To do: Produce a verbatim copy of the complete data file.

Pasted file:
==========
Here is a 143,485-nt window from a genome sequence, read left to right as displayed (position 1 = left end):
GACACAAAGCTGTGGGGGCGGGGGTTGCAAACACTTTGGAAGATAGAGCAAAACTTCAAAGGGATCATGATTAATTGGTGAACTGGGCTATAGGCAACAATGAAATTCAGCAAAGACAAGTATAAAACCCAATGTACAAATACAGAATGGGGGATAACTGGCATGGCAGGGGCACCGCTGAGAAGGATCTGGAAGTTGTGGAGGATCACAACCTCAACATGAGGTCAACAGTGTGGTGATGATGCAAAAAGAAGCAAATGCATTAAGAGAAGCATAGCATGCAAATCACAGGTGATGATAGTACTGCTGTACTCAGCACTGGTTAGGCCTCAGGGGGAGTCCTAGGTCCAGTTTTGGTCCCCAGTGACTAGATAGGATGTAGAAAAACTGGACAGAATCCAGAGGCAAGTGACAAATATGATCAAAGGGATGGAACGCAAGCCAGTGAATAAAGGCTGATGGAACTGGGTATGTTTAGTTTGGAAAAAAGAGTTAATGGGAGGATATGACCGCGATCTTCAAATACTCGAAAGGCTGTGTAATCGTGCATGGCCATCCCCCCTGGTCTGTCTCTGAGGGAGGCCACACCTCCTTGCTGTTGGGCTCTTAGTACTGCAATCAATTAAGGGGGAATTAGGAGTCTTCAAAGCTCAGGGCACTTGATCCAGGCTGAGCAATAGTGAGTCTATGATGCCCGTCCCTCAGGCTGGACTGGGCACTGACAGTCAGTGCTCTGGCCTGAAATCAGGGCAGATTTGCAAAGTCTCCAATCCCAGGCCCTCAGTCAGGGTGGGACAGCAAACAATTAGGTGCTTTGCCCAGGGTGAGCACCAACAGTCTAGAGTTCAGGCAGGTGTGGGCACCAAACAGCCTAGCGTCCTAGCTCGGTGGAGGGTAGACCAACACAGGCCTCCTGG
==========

Here is a 143,485-nt window from a genome sequence, read left to right as displayed (position 1 = left end):
GACACAAAGCTGTGGGGGCGGGGGTTGCAAACACTTTGGAAGATAGAGCAAAACTTCAAAGGGATCATGATTAATTGGTGAACTGGGCTATAGGCAACAATGAAATTCAGCAAAGACAAGTATAAAACCCAATGTACAAATACAGAATGGGGGATAACTGGCATGGCAGGGGCACCGCTGAGAAGGATCTGGAAGTTGTGGAGGATCACAACCTCAACATGAGGTCAACAGTGTGGTGATGATGCAAAAAGAAGCAAATGCATTAAGAGAAGCATAGCATGCAAATCACAGGTGATGATAGTACTGCTGTACTCAGCACTGGTTAGGCCTCAGGGGGAGTCCTAGGTCCAGTTTTGGTCCCCAGTGACTAGATAGGATGTAGAAAAACTGGACAGAATCCAGAGGCAAGTGACAAATATGATCAAAGGGATGGAACGCAAGCCAGTGAATAAAGGCTGATGGAACTGGGTATGTTTAGTTTGGAAAAAAGAGTTAATGGGAGGATATGACCGCGATCTTCAAATACTCGAAAGGCTGTGTAATCGTGCATGGCCATCCCCCCTGGTCTGTCTCTGAGGGAGGCCACACCTCCTTGCTGTTGGGCTCTTAGTACTGCAATCAATTAAGGGGGAATTAGGAGTCTTCAAAGCTCAGGGCACTTGATCCAGGCTGAGCAATAGTGAGTCTATGATGCCCGTCCCTCAGGCTGGACTGGGCACTGACAGTCAGTGCTCTGGCCTGAAATCAGGGCAGATTTGCAAAGTCTCCAATCCCAGGCCCTCAGTCAGGGTGGGACAGCAAACAATTAGGTGCTTTGCCCAGGGTGAGCACCAACAGTCTAGAGTTCAGGCAGGTGTGGGCACCAAACAGCCTAGCGTCCTAGCTCGGTGGAGGGTAGACCAACACAGGCCTCCTGG